The French research crew had endured a long, difficult winter at their station on a tiny cluster of islands just off the Antarctic coast, but relief was on the way.
Until it wasn’t.
The French icebreaker L’Astrolabe was set to deliver supplies and a fresh batch of explorers to the Dumont d’Urville research station south of Australia, but on Nov. 15, France’s Polar Institute announced that the ship’s propeller had been damaged. “In the ice you have to take no risk with the security of the passengers and of the crew,” Capt. Celine Tuccelli told ABC News Australia this week.
A total of 42 researchers were stranded, possibly for weeks in a situation that the leader of France’s mission at Dumont d’Urville, Alain Quivoron told ABC was “frustrating.”
“Most of the younger members of the mission would have been happy to stay longer, but the older ones find the situation inconvenient and would have preferred to come back to their families,” Quivoron said.
Fortunately, Australia is now coming to the rescue.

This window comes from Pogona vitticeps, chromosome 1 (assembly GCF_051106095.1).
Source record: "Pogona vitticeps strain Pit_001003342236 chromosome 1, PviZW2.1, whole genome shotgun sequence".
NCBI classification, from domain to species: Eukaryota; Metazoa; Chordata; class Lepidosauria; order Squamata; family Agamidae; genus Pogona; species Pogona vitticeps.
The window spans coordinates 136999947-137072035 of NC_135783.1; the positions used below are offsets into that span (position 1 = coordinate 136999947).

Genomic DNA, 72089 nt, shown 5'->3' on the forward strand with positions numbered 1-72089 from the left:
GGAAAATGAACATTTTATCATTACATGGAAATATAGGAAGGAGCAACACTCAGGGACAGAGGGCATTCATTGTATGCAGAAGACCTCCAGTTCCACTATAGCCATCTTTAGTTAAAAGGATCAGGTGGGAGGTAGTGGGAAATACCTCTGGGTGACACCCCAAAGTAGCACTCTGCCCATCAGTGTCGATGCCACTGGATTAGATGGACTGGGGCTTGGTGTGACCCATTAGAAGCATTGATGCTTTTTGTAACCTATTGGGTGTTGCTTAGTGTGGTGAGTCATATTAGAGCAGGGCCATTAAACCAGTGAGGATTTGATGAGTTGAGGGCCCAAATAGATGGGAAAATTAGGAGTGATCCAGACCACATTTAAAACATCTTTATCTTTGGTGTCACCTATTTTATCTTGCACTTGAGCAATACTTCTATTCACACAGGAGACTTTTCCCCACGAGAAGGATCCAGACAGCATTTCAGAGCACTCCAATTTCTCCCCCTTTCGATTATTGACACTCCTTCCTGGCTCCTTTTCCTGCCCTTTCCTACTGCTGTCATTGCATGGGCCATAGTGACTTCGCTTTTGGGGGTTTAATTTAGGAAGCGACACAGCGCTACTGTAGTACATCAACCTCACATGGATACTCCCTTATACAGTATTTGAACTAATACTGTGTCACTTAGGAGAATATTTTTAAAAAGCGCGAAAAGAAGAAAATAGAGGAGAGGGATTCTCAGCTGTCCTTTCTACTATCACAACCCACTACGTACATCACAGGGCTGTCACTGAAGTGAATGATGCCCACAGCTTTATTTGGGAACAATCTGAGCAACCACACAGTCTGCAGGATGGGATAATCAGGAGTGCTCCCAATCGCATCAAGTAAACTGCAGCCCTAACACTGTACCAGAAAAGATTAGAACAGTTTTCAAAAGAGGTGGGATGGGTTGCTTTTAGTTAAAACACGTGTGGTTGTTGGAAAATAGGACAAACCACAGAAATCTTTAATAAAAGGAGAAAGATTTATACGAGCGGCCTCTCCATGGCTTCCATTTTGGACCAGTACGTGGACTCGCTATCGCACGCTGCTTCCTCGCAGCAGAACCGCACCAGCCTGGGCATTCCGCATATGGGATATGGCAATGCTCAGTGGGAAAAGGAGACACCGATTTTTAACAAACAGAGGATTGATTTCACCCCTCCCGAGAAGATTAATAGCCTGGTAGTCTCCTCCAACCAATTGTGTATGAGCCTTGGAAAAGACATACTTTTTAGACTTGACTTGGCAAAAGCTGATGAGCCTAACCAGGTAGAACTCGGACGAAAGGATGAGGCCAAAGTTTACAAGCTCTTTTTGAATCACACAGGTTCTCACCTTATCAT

Last week, the Australian government pledged to dispatch an icebreaker to Dumont d’Urville and another French-Italian research base at Concordia. The Aurora Australis will arrive in Hobart, Tasmania at the end of the month, and then push south in early December to bring the weary explorers home.
The faulty ship, L’Astrolabe, is just a little over two years old, and was completed in 2017 to replace an older vessel of the same name.
“There is a great spirit of cooperation and support among the nations working in Antarctica and we are very happy we can help our French colleagues when needed,” Australian Antarctic Division Director Kim Ellis said in a statement.
It wasn’t just people who wanted to get out of Antarctica that were held up; crew members eager to get to the remote research station celebrated Australia’s intervention as well. French meteorologist François Gourand celebrated the news on Twitter and on his blog and expressed his relief that the trip would continue despite the hiccup.
French Polar Institute Director Jerome Chappellaz praised the decision, noting that without the intervention, “keeping our research stations running and undertaking scientific research would have been extremely difficult.”